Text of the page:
It may be only coincidence that temperatures have dropped back into the freezer just as Kansas legislators left Topeka for their spring break. Or it could be that these icy mornings are a reminder of the chilling effect some of the tax-cutting measures approved this session could have on the state in the years ahead.
Although approval of the state budget often lags into the Legislature's wrapup session, lawmakers managed to complete a budget just before their first adjournment this year. Other key issues, however, remain on the agenda for when the body returns from its three-week break.
Among their final actions this week was the adoption of tax cuts that benefit businesses as well as low-income and retired Kansans. The measures will phase out the business franchise tax over the next five years, increase the state's earned income tax credit, exempt Social Security benefits from state income tax for Kansans with adjusted gross incomes of less than $50,000 this year and $75,000 next year and expand a homestead property tax refund for low-income people who are 55 and older.
Legislators are touting the tax-cut package as a way to help older taxpayers and stimulate the economy. The cuts may do some of both, but it also will dig into the funds the state will have this year and in the future to meet basic state responsibilities.
The cuts will cost the state about $32 million this year, but by some estimates, that total will rise to $302 million by the time the measures are fully implemented five years from now. Even with the windfall some legislators predict from expanded gambling in the state, will the state be able to sustain those cuts without cutting back on important state services?
It's notable that despite their willingness to approve tax cuts, legislators have been unwilling or unable to deal with a couple of high-dollar needs that have been on their agenda since the first of the session. One is the $663 million in repairs and maintenance that reportedly are needed at Kansas Board of Regents universities. Another is a proposal to help some of the state's 300,000 uninsured residents buy health insurance.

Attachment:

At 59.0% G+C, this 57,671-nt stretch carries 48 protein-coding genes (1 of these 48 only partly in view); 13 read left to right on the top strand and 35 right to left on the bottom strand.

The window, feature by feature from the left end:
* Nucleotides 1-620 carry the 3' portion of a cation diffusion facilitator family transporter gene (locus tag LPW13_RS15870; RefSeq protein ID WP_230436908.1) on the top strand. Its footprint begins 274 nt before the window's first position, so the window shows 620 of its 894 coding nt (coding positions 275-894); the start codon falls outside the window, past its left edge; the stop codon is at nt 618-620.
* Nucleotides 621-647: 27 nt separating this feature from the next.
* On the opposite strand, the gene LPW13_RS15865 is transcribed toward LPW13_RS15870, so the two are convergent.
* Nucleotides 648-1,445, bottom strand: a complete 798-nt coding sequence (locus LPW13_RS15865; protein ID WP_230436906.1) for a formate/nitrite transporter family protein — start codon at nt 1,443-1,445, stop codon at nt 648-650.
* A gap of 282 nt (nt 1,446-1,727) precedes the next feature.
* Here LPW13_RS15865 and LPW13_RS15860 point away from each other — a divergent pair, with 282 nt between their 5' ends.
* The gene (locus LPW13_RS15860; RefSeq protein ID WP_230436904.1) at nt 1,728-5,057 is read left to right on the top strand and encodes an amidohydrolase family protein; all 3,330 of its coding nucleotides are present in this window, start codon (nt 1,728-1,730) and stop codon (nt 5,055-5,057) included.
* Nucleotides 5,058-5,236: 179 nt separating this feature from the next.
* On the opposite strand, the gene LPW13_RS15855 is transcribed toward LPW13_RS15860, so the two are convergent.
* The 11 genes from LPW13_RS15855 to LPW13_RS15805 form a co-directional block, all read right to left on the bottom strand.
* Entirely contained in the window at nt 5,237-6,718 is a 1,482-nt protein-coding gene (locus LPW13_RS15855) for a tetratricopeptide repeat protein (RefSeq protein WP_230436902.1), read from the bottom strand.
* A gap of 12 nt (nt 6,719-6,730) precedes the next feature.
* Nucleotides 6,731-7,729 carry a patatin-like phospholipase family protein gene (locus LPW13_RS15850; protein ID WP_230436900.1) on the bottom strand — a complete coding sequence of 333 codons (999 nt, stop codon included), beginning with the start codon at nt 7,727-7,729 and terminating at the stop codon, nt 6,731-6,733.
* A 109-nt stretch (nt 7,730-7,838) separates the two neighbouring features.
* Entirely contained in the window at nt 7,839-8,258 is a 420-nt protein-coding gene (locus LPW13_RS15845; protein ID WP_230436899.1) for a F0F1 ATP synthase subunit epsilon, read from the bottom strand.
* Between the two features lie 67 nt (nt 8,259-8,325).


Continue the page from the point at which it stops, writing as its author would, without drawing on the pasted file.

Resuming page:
It's also notable that while legislators were cutting taxes they also chose to give state employees a 2 percent pay increase along with an $865 bonus in December, a raise that barely keeps them up with inflation. In addition to crumbling buildings, state universities also may watch their faculties continue to crumble as key members are lured away to higher-paying positions in other states.
Legislators have found a way to balance the budget this year, but only by sidestepping university maintenance and health insurance issues. What do they plan to do in the years ahead when public schools and a new highway plan place additional demands on state revenues? And what will happen if an economic downturn cuts into the revenue sources that remain in the budget? The minimal tax relief that Kansas seniors will receive now, may be overshadowed, for instance, by cuts in the social services such as those that allow them to remain in their homes.
Tax cuts are a politically popular move, but government officials have a duty to weigh the desire to cut taxes against the need to meet important state responsibilities. It is hoped the 2007 Legislature is successfully finding that balance, but the tax-cutting, service-cutting cycle that Kansas experienced less than a decade ago certainly will raise some concerns across the state.